Correlations between BMI and cytokines at different gestations
The serum levels of TNF-α and leptin at 14–20 and 24–32 weeks were positively correlated with BMI at 14–20 weeks (TNF-α: r=0.271, 0.291, P <0.01; leptin: r=0.247, 0.338, P <0.01) and those of liponection were negatively correlated with BMI (r=–0.215, –0.293, P <0.01).

Relationship between the levels of cytokines and glucose
The results of 50 g GCT were positively correlated with the levels of TNF-α and leptin (r=0.727, r=0.666, P <0.001), whereas a negative correlation was shown between the adiponectin level and the GCT results (r=–0.505, P <0.001).

Again, the levels of TNF-α and leptin were also positively correlated with the fasting, 1 and 2 hours glucose results of OGTT, but not with the 3-hour glucose level. The levels of adiponectin were negatively correlated with the glucose levels of fasting and 1 and 2 hours shown by OGTT (Table 3).


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Table 3. Relationship between the levels of TNF-α, leptin, and adiponectin with fasting and 1- and 2-hour glucose results after OGTT (r value)

DISCUSSION

Glucose metabolism disorder is a common complication during pregnancy and its pathogenesis is associated with IR and deficiency of insulin secretion.10,11 It has been presumed for a long time that glucocorticoid and placenta secreted hormones (HPL, progesterone, estrogen, prolactin, etc) mediate the IR. However, recent studies have focused on several new factors including TNF-α, leptin and adiponectin,4,12,13 which could lead to IR. Kirwan et al4 stated that among all the markers being tested including TNF-α, leptin, glucocorticoid, estrogen, progesterone and HPL, TNF-α was an independent predictive factor for insulin sensitivity, but no statistical significance was noted among insulin sensitivity, placental hormones and glucocorticoid in the late trimester.14 This result challenged the traditional theory that reproductive hormones are essential to reduced insulin sensitivity during pregnancy.

Most studies measured the levels of the above factors only after GDM had been clearly diagnosed.15-18 Coughlan et al19 found that the body reaction to glucose increased when complicated with GDM and the placenta and fat tissues were stimulated to produce more TNF-α by the increased glucose level. Also, researchers in China reported that the serum concentrations of TNF-α and adiponectin varied during pregnancy.20,21 But all reports failed to explain whether the higher plasma glucose level leads to the increased level of TNF-α or the increased TNF-α level reduces the insulin sensitivity and then results in GDM.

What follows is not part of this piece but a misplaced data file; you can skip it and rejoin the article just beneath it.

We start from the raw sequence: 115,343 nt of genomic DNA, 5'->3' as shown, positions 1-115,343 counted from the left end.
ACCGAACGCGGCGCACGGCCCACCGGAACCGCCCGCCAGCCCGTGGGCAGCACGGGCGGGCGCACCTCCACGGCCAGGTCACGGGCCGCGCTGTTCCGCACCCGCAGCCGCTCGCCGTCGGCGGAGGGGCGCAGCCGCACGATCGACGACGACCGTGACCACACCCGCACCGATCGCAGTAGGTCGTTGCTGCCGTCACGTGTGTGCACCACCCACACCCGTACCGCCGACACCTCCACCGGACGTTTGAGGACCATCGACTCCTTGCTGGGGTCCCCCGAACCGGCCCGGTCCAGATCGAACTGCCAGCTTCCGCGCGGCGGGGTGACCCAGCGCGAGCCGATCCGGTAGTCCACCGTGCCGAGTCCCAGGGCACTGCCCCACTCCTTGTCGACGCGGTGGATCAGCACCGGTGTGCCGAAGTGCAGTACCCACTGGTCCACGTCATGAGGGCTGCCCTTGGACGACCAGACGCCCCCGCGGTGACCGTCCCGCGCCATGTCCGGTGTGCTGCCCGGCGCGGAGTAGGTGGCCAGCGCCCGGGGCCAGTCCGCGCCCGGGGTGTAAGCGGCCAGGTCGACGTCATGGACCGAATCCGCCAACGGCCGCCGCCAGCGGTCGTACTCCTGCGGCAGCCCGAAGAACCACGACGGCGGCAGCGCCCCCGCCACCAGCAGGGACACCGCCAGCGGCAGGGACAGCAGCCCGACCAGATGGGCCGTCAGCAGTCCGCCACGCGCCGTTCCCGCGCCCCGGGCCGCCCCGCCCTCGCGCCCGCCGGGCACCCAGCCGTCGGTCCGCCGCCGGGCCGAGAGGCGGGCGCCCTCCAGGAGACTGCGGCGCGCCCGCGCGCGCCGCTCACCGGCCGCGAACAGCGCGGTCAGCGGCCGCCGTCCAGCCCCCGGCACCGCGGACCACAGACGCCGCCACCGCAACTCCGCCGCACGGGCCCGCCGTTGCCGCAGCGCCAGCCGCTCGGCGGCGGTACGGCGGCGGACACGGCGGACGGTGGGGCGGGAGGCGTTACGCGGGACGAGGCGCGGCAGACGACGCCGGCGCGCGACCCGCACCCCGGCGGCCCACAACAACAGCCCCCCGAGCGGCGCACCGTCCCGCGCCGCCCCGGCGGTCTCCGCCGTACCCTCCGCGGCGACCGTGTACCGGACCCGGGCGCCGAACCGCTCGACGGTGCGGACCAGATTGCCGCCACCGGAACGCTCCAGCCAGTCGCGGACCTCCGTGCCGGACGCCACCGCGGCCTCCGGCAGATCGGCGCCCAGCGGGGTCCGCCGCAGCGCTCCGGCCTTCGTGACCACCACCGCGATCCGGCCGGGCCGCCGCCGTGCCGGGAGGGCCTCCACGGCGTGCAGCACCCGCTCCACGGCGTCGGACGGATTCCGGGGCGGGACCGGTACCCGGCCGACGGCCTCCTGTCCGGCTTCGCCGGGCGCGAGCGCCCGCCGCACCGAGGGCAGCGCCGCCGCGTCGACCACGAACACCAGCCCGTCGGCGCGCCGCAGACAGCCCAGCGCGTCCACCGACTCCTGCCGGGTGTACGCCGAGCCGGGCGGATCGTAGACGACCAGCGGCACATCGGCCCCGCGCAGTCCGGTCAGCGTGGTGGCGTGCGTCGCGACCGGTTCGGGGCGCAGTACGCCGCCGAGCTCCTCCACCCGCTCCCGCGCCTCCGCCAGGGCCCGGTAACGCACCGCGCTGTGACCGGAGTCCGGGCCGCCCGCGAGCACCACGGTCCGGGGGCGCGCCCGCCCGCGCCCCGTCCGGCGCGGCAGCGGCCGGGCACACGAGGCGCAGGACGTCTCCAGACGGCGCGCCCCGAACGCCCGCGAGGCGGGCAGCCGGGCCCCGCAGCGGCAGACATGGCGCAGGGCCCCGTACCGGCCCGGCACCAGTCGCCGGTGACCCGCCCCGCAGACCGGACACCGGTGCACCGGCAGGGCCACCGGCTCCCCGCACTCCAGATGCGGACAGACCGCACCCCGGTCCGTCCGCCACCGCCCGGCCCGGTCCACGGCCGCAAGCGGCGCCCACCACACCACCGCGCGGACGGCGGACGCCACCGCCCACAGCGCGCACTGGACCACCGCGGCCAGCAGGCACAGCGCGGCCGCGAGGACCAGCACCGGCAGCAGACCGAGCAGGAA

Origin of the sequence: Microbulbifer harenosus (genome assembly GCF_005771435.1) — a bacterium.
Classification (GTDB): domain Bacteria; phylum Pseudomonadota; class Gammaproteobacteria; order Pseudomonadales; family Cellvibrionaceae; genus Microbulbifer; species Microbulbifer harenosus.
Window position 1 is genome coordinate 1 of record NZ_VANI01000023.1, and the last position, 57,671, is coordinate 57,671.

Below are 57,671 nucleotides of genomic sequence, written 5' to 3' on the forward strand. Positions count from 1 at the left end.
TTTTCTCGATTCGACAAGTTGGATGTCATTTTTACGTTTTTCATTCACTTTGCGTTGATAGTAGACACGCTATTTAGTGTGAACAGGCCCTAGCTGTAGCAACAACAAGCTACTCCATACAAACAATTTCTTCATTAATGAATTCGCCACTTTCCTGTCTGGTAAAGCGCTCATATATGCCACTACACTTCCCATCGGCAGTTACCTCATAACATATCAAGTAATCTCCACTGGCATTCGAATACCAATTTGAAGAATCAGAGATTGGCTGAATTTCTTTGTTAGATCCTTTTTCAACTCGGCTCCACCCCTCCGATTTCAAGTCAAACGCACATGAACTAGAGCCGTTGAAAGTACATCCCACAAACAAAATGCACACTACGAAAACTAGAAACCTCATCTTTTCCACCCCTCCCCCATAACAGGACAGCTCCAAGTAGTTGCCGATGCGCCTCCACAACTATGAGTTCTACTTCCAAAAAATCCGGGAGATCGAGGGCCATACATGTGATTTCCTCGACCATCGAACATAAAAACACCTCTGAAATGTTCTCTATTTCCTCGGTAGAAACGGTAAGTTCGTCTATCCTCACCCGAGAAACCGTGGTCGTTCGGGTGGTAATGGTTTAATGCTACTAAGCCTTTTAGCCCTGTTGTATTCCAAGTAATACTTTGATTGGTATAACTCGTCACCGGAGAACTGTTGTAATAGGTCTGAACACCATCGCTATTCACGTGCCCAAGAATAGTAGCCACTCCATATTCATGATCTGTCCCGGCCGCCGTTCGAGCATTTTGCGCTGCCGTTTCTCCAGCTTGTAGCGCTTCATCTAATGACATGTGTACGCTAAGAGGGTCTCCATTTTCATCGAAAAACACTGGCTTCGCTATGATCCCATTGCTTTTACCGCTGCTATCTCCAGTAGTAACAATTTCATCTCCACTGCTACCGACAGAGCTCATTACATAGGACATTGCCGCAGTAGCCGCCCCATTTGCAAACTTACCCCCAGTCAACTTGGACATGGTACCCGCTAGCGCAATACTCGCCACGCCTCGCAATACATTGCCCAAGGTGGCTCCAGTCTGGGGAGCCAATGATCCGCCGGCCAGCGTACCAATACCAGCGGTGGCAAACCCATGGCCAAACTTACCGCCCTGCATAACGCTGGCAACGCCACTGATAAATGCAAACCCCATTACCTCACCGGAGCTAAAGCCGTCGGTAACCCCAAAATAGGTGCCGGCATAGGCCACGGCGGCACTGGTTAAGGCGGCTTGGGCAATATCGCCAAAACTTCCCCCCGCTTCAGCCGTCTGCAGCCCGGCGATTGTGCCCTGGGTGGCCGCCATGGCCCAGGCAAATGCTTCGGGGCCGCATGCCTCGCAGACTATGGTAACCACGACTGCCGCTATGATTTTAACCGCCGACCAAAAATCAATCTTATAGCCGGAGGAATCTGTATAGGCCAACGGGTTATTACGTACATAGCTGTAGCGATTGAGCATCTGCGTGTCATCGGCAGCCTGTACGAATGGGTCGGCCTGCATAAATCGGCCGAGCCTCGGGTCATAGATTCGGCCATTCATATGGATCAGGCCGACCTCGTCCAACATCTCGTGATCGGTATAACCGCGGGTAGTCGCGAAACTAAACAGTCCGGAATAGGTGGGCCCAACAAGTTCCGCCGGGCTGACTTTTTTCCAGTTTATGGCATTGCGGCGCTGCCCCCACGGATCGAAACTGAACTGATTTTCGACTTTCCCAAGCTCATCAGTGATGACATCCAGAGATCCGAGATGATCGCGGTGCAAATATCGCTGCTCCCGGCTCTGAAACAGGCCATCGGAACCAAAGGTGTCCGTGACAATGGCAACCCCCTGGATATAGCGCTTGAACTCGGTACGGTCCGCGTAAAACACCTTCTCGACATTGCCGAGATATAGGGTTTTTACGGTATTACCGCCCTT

However, in our study, the nested case-control method was used to explore the relationship between the levels of the factors and the onset of glucose metabolism disorder, thus the pregnant women were selected early in 14–20 weeks. At this early period of gestation with a normal glucose level, we presumed that it is the variation of cytokines which made the IR worse if abnormal concentration of the cytokines was detected. In order to find the changes of the several cytokines during pregnancy, all women were tested repeatedly at 24–32 weeks. They had significant differences in the levels of TNF-α, leptin among the GDM, GIGT and control groups at 14–20 weeks, with the highest level in the GDM group. Increased levels of TNF-α and leptin were also shown when abnormal glucose metabolism was diagnosed later. Thus, we can verify that cytokines changes happened earlier than the increase of IR during pregnancy. Kirwan et al4 reported the similar results. They tested the fasting serum concentrations of TNF-α, leptin, corticoid, other placental hormones, and IR in 5 GDM and 10 normal controls with the euglycemia-glucagon clamping technique at pre-gestation, 12–14 weeks and 34–36 weeks, respectively. They found that TNF-α other than placental hormones and corticoid was associated with IR. Hence the variation of TNF-α as a marker in predicting insulin sensitivity plays an important role in the pathogenesis of GDM.